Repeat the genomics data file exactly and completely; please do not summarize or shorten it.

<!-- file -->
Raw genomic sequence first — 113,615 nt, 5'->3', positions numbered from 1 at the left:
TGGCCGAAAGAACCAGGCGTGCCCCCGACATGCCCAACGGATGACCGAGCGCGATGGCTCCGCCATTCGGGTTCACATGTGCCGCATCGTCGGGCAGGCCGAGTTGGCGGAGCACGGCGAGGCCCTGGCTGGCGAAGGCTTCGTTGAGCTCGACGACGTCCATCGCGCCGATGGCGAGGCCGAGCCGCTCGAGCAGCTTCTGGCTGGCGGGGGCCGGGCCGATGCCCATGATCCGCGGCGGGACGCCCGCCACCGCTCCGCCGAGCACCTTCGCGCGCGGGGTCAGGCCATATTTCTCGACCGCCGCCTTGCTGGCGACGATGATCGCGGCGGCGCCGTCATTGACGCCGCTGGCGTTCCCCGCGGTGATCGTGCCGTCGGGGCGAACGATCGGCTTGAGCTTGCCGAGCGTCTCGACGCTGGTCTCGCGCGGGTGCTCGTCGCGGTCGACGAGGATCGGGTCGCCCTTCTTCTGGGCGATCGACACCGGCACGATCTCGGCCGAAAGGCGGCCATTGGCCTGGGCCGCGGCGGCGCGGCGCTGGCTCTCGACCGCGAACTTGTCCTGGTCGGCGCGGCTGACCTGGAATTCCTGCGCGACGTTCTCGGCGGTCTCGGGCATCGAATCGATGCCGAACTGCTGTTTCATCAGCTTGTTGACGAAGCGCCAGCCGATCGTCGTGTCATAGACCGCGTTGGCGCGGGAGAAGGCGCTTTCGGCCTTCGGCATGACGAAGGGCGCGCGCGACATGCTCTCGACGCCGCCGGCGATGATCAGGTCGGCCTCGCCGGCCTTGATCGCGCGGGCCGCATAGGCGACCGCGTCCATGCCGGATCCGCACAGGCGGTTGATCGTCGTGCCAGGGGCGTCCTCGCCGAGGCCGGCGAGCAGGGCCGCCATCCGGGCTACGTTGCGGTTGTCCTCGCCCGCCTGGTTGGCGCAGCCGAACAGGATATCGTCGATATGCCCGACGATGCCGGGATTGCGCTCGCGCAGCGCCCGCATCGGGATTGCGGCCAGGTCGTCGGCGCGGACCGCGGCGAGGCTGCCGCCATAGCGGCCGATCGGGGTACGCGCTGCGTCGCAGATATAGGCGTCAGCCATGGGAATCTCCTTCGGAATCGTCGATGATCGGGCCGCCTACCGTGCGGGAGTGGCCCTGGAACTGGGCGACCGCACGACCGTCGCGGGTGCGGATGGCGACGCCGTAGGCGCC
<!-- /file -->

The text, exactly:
Raw genomic sequence first — 113,615 nt, 5'->3', positions numbered from 1 at the left:
TGGCCGAAAGAACCAGGCGTGCCCCCGACATGCCCAACGGATGACCGAGCGCGATGGCTCCGCCATTCGGGTTCACATGTGCCGCATCGTCGGGCAGGCCGAGTTGGCGGAGCACGGCGAGGCCCTGGCTGGCGAAGGCTTCGTTGAGCTCGACGACGTCCATCGCGCCGATGGCGAGGCCGAGCCGCTCGAGCAGCTTCTGGCTGGCGGGGGCCGGGCCGATGCCCATGATCCGCGGCGGGACGCCCGCCACCGCTCCGCCGAGCACCTTCGCGCGCGGGGTCAGGCCATATTTCTCGACCGCCGCCTTGCTGGCGACGATGATCGCGGCGGCGCCGTCATTGACGCCGCTGGCGTTCCCCGCGGTGATCGTGCCGTCGGGGCGAACGATCGGCTTGAGCTTGCCGAGCGTCTCGACGCTGGTCTCGCGCGGGTGCTCGTCGCGGTCGACGAGGATCGGGTCGCCCTTCTTCTGGGCGATCGACACCGGCACGATCTCGGCCGAAAGGCGGCCATTGGCCTGGGCCGCGGCGGCGCGGCGCTGGCTCTCGACCGCGAACTTGTCCTGGTCGGCGCGGCTGACCTGGAATTCCTGCGCGACGTTCTCGGCGGTCTCGGGCATCGAATCGATGCCGAACTGCTGTTTCATCAGCTTGTTGACGAAGCGCCAGCCGATCGTCGTGTCATAGACCGCGTTGGCGCGGGAGAAGGCGCTTTCGGCCTTCGGCATGACGAAGGGCGCGCGCGACATGCTCTCGACGCCGCCGGCGATGATCAGGTCGGCCTCGCCGGCCTTGATCGCGCGGGCCGCATAGGCGACCGCGTCCATGCCGGATCCGCACAGGCGGTTGATCGTCGTGCCAGGGGCGTCCTCGCCGAGGCCGGCGAGCAGGGCCGCCATCCGGGCTACGTTGCGGTTGTCCTCGCCCGCCTGGTTGGCGCAGCCGAACAGGATATCGTCGATATGCCCGACGATGCCGGGATTGCGCTCGCGCAGCGCCCGCATCGGGATTGCGGCCAGGTCGTCGGCGCGGACCGCGGCGAGGCTGCCGCCATAGCGGCCGATCGGGGTACGCGCTGCGTCGCAGATATAGGCGTCAGCCATGGGAATCTCCTTCGGAATCGTCGATGATCGGGCCGCCTACCGTGCGGGAGTGGCCCTGGAACTGGGCGACCGCACGACCGTCGCGGGTGCGGATGGCGACGCCGTAGGCGCC